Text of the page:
Gain An Edge: Alexis Determined To Break The Mould


Alexis Lightbourne, Architecture and Art major and Acting President, University of The Bahamas Student Government Association.

By William J. Fielding, Director of Institutional Strengthening at University of The Bahamas

While the recent trend in The Bahamas is that women are acquiring greater access to higher education, University of The Bahamas (UB) research suggests that in the workplace, women continue to face discrimination in the form of lower incomes when compared with men.

Additionally, as a recent Convention on the Elimination of all Forms of Discrimination Against Women (CEDAW) report noted, given the high levels of attainment in education, women in The Bahamas have not achieved commensurate representation in leadership and governance of the nation.

Grand Bahama native and current UB senior, Alexis Lightbourne, is the Acting President of the Student Government Association, majoring in Architecture and Art. She intends to break the mould. She dreams of becoming an architect, a predominately male focused career path.

“I thrive off any challenge in a work environment and I believe my involvement in various activities on campus, voluntarily and academically, have given me the drive needed to harness my creative skills in design, innovation and sustainability,” said Alexis.

During her time at UB, Alexis has risen to the top as one of a handful of students selected from the disciplines of Culinary Arts, Art and Architecture to design concepts and create native dishes for Dubai’s Expo 2020. Under the theme, ‘Mobility, Sustainability and Opportunity,’ young adults are encouraged to create solutions to challenges faced as a small island state.

Enhancing student creativity as exposed by the Dubai project and divergent thinking are keys to the economic development of the country. Encouraging divergent thinking will require that managers, and those in authority, are equipped to harness positively this divergence, so that the most appropriate actions are adopted, irrespective of their origin - even if it means a radical change of a previous policy direction.

Meanwhile, for parents, the education of their children typically consumes a great deal of their time as they seek to equip their children for adult life. Given that UB, as an institution of higher education, sits at the apex of the education system it has great interest in the entire education system, the environment from which students emerge, as well as the participation of its graduates in society post graduation.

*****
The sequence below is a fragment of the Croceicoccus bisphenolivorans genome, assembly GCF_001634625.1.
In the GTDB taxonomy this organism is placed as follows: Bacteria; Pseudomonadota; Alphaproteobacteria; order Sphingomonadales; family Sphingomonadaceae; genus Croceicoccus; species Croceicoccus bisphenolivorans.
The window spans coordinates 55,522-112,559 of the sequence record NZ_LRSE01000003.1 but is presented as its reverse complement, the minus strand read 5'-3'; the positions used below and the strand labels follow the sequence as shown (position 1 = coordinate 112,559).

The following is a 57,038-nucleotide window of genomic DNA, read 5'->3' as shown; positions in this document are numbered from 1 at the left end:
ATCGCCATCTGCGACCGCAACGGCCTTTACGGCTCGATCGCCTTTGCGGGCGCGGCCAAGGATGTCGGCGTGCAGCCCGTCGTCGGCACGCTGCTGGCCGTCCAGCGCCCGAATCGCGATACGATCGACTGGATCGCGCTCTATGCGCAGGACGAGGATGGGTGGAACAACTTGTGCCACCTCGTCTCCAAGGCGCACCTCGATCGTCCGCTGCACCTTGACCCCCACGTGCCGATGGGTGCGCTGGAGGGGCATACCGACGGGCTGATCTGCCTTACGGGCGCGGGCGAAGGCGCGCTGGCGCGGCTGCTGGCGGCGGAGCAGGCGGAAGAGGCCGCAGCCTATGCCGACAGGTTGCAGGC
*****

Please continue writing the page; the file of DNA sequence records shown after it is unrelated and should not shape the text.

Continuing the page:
UB’s research demonstrates the great strides that have taken place since independence in educating an ever-greater percentage of Bahamians to university degree level. This success is noted by the many leadership positions in society now filled by those who attended the College of The Bahamas.

Research by UB faculty, published in “Violence in The Bahamas” and the “International Journal of Bahamian Studies,” shows us that success at school - a critical stepping stone to university education - is influenced by the behaviour of adults in households. Violence in homes spills over into anti-social behaviour in schools, which increases the risk of the child failing to complete their high school education.

Recent research by UB faculty on sentenced inmates at the Bahamas Department of Correctional Services facility at Fox Hill shows that 25 percent of inmates failed to complete their school education. Therefore, as earlier research showed, the home environment has an important role to play in the education of children. The influences of parental choices can be noted by parents spending more money on educating their daughters than their sons, and in their daughters being more likely to continue their education after high school.

While research shows the matrifocal nature of the family, the notion that the “place of a woman is in the home,” is learnt at an early age. Findings such as this will require further research to understand how education can help to counter these attitudes which run the risk of the continued marginalization of women.

Alexis though, is determined to not be part of the status quo for women.

“I believe through determination there is no stopping what can be produced. I encourage all women to keep on striving because women were built to withstand any trial and bypass all hindrances,” said Alexis.


Use the comment form below to begin a discussion about this content.

Sign in to comment